Now you’ll have noticed that I never miss an opportunity to beat up on Zefferelli. He cuts Benvolio’s “cut the winds” speech completely and cuts all of Mercutio’s speeches between “Prince of Cats” and “Why, is not this a lamentable thing.” In a superficially clever bit of stagecraft, Mercutio and Benvolio are descending a tower during the cut part, so you might imagine ‘re speaking the cut part while they are inside. You might, that is, if you knew it was there to be cut. If not, you’ll be completely mystified about what Mercutio is saying and why.
And you won’t know he holds Tybalt in contempt. That is the point of this blog entry. Is it wrong to present Tybalt as a real fighter? Not in the sense that that level is there in the text—and Zefferelli isn’t the only one who presents him that way. But to cut these speeches is to cut out a dimension that Shakespeare put in, which shouldn’t be done lightly or automatically; there should be a real thought-out reason behind changing the characterization Shakespeare intended. I suggested in an earlier post that Shakespeare’s characterizations all play off each other; here is great example. If you cut Mercutio’s sarcastic skepticism about Tybalt, not only does Tybalt appear a genuinely fearsome fighter, Mercutio appears to be someone who believes this. And that affects what you say about his challenge to Tybalt. If he believes Tybalt is really dangerous, it looks like he’s throwing his life away. In that case, unless you suppose he’s taken leave of his senses in the heat, he must have some extraordinary reason—perhaps saving his forbidden love, Romeo! But if you recognize that Mercutio thinks he can take Tybalt with one hand, his challenge seems much less foolhardy—even reasonable, given that he’s already said that Romeo is too lovesick to fight.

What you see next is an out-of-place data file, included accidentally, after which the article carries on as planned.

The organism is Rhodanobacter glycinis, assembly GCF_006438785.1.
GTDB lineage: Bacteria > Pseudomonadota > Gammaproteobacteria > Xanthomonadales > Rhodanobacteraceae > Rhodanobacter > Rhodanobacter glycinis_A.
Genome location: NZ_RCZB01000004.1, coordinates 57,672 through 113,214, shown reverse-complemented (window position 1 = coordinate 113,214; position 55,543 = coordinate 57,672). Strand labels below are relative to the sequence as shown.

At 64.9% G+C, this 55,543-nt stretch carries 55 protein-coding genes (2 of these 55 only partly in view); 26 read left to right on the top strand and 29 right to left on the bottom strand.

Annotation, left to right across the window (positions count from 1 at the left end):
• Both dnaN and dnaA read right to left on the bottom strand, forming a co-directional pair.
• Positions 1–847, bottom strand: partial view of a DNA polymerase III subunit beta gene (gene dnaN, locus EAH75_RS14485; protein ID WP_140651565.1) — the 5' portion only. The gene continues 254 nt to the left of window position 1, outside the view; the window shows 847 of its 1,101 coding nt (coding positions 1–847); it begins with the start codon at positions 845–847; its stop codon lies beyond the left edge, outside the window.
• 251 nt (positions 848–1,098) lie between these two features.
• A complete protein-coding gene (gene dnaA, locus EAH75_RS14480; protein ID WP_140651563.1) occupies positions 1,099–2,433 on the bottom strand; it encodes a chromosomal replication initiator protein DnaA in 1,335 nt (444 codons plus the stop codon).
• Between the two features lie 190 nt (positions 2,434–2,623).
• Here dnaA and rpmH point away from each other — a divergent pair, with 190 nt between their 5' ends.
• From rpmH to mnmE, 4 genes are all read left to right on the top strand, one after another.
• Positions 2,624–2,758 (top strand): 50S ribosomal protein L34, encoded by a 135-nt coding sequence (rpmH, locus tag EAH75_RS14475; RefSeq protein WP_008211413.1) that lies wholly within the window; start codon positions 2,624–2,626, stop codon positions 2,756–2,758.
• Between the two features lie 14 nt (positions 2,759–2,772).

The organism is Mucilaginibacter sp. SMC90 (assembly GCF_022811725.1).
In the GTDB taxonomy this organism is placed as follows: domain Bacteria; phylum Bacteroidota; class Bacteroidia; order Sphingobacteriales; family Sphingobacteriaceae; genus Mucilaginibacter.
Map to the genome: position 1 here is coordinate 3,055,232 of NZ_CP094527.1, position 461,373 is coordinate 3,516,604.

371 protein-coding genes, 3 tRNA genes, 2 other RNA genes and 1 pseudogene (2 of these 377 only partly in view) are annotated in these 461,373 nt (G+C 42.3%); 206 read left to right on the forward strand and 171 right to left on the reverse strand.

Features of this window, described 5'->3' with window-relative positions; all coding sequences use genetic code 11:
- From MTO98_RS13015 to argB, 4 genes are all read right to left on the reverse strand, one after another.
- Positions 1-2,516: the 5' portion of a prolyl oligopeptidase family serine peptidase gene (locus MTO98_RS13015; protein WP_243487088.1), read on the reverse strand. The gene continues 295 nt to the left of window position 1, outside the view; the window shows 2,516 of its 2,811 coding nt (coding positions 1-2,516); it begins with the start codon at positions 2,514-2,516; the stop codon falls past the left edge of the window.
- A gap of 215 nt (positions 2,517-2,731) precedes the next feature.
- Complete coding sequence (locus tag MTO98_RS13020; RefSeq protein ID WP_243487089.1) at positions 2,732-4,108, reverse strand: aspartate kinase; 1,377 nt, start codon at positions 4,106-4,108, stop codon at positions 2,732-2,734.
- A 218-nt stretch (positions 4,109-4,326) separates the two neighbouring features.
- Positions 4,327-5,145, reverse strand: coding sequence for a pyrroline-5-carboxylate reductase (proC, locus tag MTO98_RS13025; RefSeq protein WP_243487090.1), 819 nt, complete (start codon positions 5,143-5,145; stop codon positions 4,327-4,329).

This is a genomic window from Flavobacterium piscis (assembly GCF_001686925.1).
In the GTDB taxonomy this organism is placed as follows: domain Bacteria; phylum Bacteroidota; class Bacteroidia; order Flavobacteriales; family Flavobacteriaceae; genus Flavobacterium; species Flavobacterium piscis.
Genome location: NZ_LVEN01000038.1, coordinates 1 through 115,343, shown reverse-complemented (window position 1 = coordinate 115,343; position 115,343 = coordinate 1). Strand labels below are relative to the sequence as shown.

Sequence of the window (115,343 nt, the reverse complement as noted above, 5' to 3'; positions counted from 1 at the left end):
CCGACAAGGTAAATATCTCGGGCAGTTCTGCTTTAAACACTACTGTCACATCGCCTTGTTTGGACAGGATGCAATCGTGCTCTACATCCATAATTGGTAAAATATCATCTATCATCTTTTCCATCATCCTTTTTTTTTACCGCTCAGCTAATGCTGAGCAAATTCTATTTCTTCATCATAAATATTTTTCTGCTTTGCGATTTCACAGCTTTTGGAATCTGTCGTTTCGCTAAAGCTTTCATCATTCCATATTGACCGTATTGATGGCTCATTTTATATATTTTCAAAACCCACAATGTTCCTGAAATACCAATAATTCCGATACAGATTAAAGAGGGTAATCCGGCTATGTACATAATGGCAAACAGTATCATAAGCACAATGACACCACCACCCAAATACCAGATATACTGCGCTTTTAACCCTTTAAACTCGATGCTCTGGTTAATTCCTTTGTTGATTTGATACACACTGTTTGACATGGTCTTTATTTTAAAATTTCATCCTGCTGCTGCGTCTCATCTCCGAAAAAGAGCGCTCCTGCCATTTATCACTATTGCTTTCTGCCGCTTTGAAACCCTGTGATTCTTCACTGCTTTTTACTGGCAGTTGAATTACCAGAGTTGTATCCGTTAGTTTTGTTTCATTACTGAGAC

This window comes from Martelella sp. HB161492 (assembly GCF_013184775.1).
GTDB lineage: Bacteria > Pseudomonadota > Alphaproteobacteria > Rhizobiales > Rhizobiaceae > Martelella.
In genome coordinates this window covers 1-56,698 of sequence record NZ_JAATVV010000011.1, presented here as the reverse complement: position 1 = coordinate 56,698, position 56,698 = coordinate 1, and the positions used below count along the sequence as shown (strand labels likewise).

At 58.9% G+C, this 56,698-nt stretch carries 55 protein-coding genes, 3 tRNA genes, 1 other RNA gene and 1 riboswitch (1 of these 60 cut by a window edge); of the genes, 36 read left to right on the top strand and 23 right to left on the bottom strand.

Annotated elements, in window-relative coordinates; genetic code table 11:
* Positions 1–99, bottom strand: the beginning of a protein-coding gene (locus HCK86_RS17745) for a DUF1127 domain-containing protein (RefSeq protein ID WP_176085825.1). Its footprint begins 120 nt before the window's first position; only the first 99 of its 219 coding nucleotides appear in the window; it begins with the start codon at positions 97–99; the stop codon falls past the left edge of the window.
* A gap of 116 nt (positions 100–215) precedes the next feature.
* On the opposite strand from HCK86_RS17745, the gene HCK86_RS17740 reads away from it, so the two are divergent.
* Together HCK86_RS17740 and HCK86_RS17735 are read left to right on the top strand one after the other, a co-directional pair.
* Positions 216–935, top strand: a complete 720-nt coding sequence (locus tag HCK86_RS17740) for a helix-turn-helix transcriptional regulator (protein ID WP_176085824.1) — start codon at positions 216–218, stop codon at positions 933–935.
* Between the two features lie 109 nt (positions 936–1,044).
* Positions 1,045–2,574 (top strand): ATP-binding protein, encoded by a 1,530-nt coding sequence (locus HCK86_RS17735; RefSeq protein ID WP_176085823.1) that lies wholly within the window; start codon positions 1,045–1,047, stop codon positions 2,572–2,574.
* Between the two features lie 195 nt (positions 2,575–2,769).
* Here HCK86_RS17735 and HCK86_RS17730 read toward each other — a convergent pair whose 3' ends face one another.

We’re about to look at that challenge in the next post. Keep this discussion in mind as we proceed.